How Did You Get Here?

How did people get to live along the Iditarod route--and Beringia?

Social Studies, Art, Geography, Geology, History, Science

The Native peoples that live along the Iditarod have been here for a long time going back to the time of Beringia. People have populated earth throughout times by migrating from one region to the next. This can be viewed over extensive periods of time such as for examples that people some 20-14000 years ago walked from west to east across the Beringia land bridge, from what is now Asia to then populate North America; as well as where our immediate family have come from and gone to. For example the migration of grand parents from Europe to the United States in this century. Our knowledge of migration is based in scientific findings and in the knowledge of our family and culture passed on from generation to generation. Engrained in cultures are our stories of where we come from not only as individuals but as peoples.How we are informed about peoples and their migration through legends and stories!?

Scroll down for activity! Or click to download How Did You Get Here? Activity (PDF)

ACTIVITY

Procedure

1) Have students locate the Iditarod checkpoints from Fairbanks to Nome on a map. Consider using Google Earth for this exercise; or simply use the trail map provided on the front page of the site.

2) Share with students that most of these communities — other than Fairbanks and Nome — have populations of 100-500 people. By looking at the map consider how there are no or very few roads in this region; as well as how remote these communities are. As a group discuss how the students think the people came to live here?

3) Ask students what this region is called? Expand the map to include both the Yukon in Canada, Alaska, and Chukotka in Russia. Discuss as a group how this was once one region known as Beringia. Older students read the article “Genetic Study Helps resolve…” while the essence of the article is instead shared with younger students. Discuss as a class how scientists are stating that humans walked from east to west — Why would humans do this? How do we know where humans come from? Do they know where their own family comes from?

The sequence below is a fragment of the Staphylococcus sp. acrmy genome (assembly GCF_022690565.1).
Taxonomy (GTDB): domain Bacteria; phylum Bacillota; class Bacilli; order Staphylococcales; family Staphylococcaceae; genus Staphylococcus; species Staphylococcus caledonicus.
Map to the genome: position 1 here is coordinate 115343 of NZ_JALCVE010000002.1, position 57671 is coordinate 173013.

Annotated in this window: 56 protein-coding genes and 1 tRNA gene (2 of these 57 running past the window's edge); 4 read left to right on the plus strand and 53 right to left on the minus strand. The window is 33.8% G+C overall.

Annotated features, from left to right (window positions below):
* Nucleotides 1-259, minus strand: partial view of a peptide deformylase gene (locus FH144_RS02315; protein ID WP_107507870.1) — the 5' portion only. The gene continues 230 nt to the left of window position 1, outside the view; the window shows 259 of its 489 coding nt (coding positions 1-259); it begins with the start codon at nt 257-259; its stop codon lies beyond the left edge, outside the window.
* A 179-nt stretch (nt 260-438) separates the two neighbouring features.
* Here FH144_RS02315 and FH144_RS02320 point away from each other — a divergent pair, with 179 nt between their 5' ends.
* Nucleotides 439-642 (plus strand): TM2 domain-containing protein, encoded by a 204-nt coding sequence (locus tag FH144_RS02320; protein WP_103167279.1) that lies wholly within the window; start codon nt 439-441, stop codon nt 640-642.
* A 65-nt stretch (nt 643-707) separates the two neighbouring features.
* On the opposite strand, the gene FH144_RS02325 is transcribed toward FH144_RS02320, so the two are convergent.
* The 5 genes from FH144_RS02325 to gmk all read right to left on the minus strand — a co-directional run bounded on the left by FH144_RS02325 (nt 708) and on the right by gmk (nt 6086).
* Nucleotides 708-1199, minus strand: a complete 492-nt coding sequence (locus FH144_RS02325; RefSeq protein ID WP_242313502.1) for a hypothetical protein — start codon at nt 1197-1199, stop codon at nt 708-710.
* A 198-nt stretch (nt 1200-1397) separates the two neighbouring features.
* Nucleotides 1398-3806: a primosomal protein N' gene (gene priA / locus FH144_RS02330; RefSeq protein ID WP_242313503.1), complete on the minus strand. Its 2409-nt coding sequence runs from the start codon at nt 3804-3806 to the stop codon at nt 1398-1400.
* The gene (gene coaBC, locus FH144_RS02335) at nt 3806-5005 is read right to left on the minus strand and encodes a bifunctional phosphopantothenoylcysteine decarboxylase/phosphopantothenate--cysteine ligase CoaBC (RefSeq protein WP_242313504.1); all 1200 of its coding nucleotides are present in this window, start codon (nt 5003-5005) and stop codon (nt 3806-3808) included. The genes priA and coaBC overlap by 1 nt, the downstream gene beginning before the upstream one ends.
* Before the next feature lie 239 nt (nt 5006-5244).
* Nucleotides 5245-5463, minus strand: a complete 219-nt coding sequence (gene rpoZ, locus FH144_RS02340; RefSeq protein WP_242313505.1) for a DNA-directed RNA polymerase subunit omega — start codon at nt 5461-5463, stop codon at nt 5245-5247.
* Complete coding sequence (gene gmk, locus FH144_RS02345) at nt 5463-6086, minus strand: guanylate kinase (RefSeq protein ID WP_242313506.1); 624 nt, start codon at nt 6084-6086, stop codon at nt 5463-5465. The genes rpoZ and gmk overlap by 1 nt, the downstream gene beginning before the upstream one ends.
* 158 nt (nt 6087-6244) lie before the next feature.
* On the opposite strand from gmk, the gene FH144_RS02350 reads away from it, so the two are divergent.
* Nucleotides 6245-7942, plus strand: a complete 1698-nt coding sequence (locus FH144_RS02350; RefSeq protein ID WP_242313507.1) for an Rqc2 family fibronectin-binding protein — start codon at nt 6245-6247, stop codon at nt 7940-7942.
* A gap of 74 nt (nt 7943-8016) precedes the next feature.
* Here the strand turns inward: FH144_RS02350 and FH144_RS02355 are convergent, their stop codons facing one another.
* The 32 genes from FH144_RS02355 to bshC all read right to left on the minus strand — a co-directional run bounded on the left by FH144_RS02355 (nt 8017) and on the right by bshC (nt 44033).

4) As a class define the word “migration.” Do Students know anyone that have migrated? What is the connection between migration and “where we come from”?

5) Share with students that most cultures have stories, legends and beliefs about where they come from. Have students share their knowledge about this. In the Arctic where the Iditarod takes place people too have legends that describe their first arrival to the surface of earth at the beginning of time. Most all of the history of Arctic Native peoples is passed down from generation to generation — not written down — but in stories and legends told again and again. Share with students that this is called oral tradition.

Do the students know any legends?

6) Hand out the legend “Dotson’ Sa, Great Raven Makes The World”. Practice reading it as a class. Note places in the reading where gestures and voice inflections will emphasize important points.

7) Use the creation legend as a transition into a discussion about the student’s relatives and how they first came to the region where they are now living. Have each student mark, color or draw the origins of their ancestors and relatives ; as a class on projected digital map or hand-out print of small world map (available at 2011.Polarhusky.com ).

8) Students create a story-line (written, audio or visual) describing how their relatives settles in the particular region or area in which they are now living.

The Genetic Study Helps...

http://news.illinois.edu/news/14/0515genetic_RipanMalhi.html

Dotson' Sa, Great Raven Makes The World

http://www.ankn.uaf.edu/NPE/CulturalAtlases/Yupiaq/Marshall/raven/DotsonSa.html

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